For four years, President Barack Obama has had a shot. We, as a collective society, have defined his actions as successes or failures, and we have frequently been very harsh in those judgments. Because of that, I have to put in a word about expectations.
The economy, not only the U.S. economy but the international economy as well, was in a state of devastating decline from 2007 to 2011. We lived through the worst drop in international trade the world has ever seen. The Obama administration has done its best, but we can only expect so much from a government that, compared to other countries in the world, doesn't have very much power to intervene in the economic sphere.
The one crucial factor that a great deal of us are currently overlooking is something I learned from an incredible man named Paul Begala, who came and spoke at my school in September. His message: This is a long game.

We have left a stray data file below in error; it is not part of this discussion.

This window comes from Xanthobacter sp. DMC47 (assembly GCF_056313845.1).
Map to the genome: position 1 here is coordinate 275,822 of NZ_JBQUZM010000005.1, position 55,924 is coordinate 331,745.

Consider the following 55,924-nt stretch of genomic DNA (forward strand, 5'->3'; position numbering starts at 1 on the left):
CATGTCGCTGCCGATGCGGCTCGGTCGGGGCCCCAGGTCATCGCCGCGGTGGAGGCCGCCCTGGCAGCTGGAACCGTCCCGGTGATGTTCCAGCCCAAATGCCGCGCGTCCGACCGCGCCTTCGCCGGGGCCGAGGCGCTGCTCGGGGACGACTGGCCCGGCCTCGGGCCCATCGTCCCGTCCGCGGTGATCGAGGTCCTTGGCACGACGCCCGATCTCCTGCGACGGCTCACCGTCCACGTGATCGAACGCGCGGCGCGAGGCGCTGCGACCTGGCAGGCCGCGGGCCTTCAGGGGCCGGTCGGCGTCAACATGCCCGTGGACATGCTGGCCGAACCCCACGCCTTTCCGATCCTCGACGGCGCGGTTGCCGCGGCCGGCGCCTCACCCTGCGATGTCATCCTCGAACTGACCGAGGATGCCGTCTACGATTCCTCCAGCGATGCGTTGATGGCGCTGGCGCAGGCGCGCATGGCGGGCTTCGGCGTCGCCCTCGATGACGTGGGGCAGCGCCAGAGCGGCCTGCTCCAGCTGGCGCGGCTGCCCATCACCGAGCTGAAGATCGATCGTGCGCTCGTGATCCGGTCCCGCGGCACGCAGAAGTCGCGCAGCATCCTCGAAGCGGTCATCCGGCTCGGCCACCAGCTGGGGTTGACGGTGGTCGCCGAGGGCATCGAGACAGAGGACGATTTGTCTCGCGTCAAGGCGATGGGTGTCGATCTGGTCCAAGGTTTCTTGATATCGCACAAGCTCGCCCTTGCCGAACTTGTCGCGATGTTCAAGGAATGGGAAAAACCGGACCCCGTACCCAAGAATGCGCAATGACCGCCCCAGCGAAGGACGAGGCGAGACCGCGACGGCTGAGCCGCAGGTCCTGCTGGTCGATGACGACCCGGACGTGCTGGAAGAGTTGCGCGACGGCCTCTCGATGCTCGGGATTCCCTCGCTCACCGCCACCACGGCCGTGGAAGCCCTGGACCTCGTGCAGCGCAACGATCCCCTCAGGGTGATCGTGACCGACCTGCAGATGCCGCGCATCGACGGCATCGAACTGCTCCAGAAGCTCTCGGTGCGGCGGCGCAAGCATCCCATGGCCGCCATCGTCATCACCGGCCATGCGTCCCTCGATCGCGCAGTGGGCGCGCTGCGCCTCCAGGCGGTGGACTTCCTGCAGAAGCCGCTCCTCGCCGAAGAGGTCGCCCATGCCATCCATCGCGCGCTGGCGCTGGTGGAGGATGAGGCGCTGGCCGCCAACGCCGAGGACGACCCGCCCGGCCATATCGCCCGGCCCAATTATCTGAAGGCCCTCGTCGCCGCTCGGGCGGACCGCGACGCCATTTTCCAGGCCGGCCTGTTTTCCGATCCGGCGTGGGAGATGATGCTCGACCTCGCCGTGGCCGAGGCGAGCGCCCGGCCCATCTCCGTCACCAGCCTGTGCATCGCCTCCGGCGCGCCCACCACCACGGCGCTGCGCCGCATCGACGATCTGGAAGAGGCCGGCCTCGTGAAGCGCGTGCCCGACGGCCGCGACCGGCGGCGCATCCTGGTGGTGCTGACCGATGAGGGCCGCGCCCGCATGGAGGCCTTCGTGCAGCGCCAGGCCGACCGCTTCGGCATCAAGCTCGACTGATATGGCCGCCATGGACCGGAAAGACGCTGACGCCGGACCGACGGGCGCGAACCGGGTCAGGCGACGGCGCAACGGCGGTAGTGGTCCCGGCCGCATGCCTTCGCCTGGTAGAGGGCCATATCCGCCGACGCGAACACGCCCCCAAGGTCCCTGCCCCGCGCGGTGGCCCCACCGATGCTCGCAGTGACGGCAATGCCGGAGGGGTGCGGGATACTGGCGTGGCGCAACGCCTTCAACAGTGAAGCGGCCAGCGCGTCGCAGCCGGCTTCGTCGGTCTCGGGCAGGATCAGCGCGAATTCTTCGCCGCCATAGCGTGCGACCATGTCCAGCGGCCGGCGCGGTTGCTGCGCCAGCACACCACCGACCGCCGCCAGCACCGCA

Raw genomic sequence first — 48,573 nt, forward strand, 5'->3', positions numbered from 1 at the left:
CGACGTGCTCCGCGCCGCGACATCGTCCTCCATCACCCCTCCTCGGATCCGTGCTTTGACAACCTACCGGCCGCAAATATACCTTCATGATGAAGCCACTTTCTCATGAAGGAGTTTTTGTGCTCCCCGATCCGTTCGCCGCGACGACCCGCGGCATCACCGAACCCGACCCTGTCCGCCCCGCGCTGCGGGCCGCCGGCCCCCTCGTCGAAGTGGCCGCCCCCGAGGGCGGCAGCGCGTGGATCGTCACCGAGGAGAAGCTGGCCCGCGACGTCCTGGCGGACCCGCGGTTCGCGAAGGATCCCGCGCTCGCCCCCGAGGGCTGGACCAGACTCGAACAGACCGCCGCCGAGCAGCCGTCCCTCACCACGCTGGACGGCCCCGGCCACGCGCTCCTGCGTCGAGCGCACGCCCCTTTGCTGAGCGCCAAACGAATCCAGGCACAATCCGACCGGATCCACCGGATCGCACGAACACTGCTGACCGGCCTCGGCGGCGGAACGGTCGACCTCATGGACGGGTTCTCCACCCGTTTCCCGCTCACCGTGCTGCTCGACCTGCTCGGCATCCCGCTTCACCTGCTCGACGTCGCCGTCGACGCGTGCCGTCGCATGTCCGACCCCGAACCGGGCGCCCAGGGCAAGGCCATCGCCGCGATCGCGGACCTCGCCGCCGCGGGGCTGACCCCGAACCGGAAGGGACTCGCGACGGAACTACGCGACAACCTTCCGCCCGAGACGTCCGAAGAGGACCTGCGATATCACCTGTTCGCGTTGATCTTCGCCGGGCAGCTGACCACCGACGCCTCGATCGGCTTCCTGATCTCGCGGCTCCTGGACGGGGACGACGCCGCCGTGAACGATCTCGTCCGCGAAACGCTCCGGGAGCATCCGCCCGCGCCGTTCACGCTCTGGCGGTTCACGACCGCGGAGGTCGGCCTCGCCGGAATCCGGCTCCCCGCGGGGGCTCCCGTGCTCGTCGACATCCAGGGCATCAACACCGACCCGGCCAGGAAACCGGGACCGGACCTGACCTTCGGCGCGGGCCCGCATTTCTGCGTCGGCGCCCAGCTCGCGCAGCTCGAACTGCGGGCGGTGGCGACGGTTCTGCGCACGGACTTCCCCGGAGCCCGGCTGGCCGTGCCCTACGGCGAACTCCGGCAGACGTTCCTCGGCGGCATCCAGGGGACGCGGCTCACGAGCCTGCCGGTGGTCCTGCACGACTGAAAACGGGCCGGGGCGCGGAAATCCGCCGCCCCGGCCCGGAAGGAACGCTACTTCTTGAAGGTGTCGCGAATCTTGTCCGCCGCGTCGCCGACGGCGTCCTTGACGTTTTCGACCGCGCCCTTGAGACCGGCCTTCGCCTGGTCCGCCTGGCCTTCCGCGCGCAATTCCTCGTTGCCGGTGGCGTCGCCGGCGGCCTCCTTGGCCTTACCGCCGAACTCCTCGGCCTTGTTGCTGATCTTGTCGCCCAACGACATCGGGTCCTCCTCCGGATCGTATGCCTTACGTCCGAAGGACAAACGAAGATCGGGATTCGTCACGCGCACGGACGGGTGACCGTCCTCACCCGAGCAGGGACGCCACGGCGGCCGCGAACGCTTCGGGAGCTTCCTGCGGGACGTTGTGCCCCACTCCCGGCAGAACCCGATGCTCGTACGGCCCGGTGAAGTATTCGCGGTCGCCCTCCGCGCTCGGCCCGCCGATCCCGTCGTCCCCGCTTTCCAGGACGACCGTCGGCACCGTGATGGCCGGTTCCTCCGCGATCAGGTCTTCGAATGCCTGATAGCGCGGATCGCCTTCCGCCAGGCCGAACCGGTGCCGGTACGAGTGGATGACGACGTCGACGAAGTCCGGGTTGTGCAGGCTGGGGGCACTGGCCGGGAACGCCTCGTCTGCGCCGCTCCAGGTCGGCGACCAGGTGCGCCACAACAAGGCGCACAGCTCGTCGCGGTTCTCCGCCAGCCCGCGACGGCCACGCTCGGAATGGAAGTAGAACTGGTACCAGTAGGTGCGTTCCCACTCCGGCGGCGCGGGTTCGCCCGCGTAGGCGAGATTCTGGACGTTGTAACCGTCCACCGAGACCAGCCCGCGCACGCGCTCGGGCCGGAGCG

We live in a very technologically advanced world. Progress has made instant gratification a reality and that causes us to expect immediate results even when they are simply not realistic. President Obama is a mortal man with the weight of a nation on his shoulders, a mass comprised of a bleak economy, unprecedented debt, foreign entanglements and precarious relationships with other superpowers.
That's a pretty heavy load.
People are scared to trust the president because the way they see it, he has failed them. But four years is just not enough time to do all the rebuilding and renewing that needs to be done, and it doesn't make sense for us to hand the reins over to a less capable and more narrowly-focused man simply because instant gratification has not been ours. Mr. Obama deserves the chance to solidify the endeavors he's begun and put the lessons he's learned into practice.
I am asking you to give him that chance.
Rae Abbott, Baltimore
The writer is a member of the Tulane University class of 2015.Copyright © 2014, Los Angeles Times